For many who watched the Johnny Depp-Amber Heard trial, some of the most outstanding moments involved his defense counsel Yarelyn Mena. It was an extraordinary opportunity for the 29-year old graduated from CUNY (2015) and, by all accounts, Mena performed well. It was considered the turning point of one of the most famous trials in modern history. It is something that should be a matter of great pride for the CUNY community and, not surprisingly, the website did an article on their graduate. However, it has now been deleted with an apology after people objected that they were upset or traumatized by the recognition due to Heard’s allegations of abuse.
The now deleted article told the intriguing story of how a young associate out of CUNY became a global sensation as a key member of the defense team. Yarelyn explain “I am a third year associate and am fortunate to have worked a trial so early in my career. Most cases don’t go to trial.” It is an extraordinary story for a woman who came with her family from the Dominican Republic. She proceeded to graduate from CUNY and then received her law degree from Fordham University. That is a quintessential American story of achievement that any institution should relish and highlight. She noted in the interview that “(Law) was the first career that I knew of before I even really understood what it was.”
Apparently, CUNY graduates and students were outraged and unwilling to separate the act of representation from the rivaling abuse allegations in the case. It turned out that neither could the school.
The school acknowledged the objections raised to “our newsletter featuring a recent CUNY graduate who worked on Johnny Depp’s legal team.” It then apologized:
“We understand the strong negative emotions this article elicited and apologize for publishing the item. We have removed it from our CUNYverse blog. The article was not meant to convey support for Mr. Depp, implicitly or otherwise, or to call into question any allegations that were made by Amber Heard. Domestic violence is a serious issue in our society and we regret any pain this article may have caused.”
The “pain” caused by the article was an account of a graduate doing her job as an advocate. We have gotten to the point that people are incapable of recognizing that everyone is entitled to a rigorous legal defense and that the lawyers are fulfilling essential roles in protecting the rule of law. The only thing that matters is that the lawyer represented someone accused of abuse (even though the jury clearly found that Heard lied with malice in the trial). Even lawyers defending a client must now be cancelled to protect others from the pain of dealing with a trial on spousal abuse.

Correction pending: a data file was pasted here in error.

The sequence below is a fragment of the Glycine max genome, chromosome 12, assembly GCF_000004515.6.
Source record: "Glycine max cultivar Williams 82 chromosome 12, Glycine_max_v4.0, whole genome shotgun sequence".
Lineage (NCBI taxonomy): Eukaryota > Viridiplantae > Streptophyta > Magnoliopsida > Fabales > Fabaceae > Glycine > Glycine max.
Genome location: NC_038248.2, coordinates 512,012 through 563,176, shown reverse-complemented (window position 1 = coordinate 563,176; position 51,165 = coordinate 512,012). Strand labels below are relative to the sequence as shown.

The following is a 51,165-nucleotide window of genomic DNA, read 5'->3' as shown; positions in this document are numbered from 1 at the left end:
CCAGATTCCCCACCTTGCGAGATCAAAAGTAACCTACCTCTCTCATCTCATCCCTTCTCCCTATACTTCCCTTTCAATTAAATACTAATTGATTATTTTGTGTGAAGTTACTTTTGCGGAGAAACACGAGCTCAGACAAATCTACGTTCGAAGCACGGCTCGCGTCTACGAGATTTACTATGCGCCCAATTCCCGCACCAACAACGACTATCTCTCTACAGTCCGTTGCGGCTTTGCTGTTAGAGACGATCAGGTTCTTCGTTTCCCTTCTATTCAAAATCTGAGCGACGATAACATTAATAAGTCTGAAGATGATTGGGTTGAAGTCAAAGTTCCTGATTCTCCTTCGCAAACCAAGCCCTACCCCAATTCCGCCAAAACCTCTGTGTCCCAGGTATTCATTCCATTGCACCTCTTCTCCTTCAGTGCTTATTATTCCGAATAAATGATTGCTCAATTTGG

The role of the school in such a cancellation effort is shocking. CUNY trains lawyers, including criminal defense lawyers. The message being sent to those students and graduates is that the school will shun you and disassociate itself if you represent a client in an unpopular cause.
This is disturbingly similar to the firing of House Dean Ronald S. Sullivan Jr, a Harvard Law professor, after he decided to represent accused sexual abuser Harvey Weinstein. As with Yarelyn Mena, the students and school could not separate Sullivan’s role as counsel from the alleged acts of his client.
The deletion was noted by Brooklyn College History Professor KC Johnson, who said with considerable understatement that the move is “not a good look for CUNY, to put it mildly.”
CUNY has previously been the center of controversies discussed on this site. That includes Law Dean Mary Lu Bilek cancelling herself for a single remark in a faculty meeting, a law school administration that believes that cancelling speakers is an exercise of free speech, a professor who views math and meritocracy to be products of white privilege, and the effort to block an honorary degree over a poet’s political views.